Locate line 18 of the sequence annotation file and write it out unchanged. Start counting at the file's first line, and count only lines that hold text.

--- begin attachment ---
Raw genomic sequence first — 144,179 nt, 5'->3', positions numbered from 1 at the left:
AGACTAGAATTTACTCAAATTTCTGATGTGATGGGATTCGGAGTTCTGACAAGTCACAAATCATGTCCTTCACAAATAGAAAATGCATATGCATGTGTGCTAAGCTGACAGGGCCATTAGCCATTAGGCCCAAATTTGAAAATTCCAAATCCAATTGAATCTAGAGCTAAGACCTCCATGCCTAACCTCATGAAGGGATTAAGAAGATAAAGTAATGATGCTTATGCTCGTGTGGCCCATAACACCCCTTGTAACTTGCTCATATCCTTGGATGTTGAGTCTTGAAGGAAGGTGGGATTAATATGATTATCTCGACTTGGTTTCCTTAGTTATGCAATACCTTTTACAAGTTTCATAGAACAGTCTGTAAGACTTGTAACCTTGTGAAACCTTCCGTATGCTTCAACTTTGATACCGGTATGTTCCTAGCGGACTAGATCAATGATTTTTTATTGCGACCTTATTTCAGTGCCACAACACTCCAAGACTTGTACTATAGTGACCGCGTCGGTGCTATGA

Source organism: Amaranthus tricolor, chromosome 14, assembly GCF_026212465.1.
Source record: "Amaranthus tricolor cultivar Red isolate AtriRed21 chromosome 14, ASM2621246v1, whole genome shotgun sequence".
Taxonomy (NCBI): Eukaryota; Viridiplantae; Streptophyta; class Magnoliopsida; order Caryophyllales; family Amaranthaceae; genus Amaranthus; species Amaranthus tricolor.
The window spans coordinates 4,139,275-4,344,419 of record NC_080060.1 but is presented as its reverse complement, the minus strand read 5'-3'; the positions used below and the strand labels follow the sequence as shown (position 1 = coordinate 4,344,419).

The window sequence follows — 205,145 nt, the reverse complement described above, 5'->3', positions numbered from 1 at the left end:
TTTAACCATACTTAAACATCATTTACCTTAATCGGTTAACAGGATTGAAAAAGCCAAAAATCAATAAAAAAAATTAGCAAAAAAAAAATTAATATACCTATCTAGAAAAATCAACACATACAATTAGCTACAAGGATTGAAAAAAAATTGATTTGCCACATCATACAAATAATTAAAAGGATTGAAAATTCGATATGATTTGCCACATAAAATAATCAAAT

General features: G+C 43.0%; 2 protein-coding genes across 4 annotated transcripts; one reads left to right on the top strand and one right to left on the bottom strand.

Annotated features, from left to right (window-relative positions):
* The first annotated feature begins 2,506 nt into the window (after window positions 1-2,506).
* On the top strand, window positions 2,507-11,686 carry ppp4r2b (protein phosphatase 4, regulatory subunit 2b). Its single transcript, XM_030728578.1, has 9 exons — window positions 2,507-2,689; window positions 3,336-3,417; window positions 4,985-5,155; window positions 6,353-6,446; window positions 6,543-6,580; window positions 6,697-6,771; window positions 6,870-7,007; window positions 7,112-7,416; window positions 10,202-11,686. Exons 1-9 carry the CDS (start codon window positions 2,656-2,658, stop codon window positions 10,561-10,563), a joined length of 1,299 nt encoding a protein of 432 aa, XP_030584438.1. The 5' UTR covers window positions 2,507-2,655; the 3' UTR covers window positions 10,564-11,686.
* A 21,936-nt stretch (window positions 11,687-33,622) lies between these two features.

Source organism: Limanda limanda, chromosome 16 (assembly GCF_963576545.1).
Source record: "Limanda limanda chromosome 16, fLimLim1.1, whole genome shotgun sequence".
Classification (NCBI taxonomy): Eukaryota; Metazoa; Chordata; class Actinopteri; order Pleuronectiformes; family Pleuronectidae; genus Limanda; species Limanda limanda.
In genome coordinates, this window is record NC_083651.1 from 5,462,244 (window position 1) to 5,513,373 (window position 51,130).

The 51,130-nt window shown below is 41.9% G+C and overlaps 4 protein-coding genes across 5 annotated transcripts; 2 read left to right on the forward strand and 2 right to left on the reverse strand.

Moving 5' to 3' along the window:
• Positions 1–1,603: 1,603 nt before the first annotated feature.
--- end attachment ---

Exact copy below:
The 51,130-nt window shown below is 41.9% G+C and overlaps 4 protein-coding genes across 5 annotated transcripts; 2 read left to right on the forward strand and 2 right to left on the reverse strand.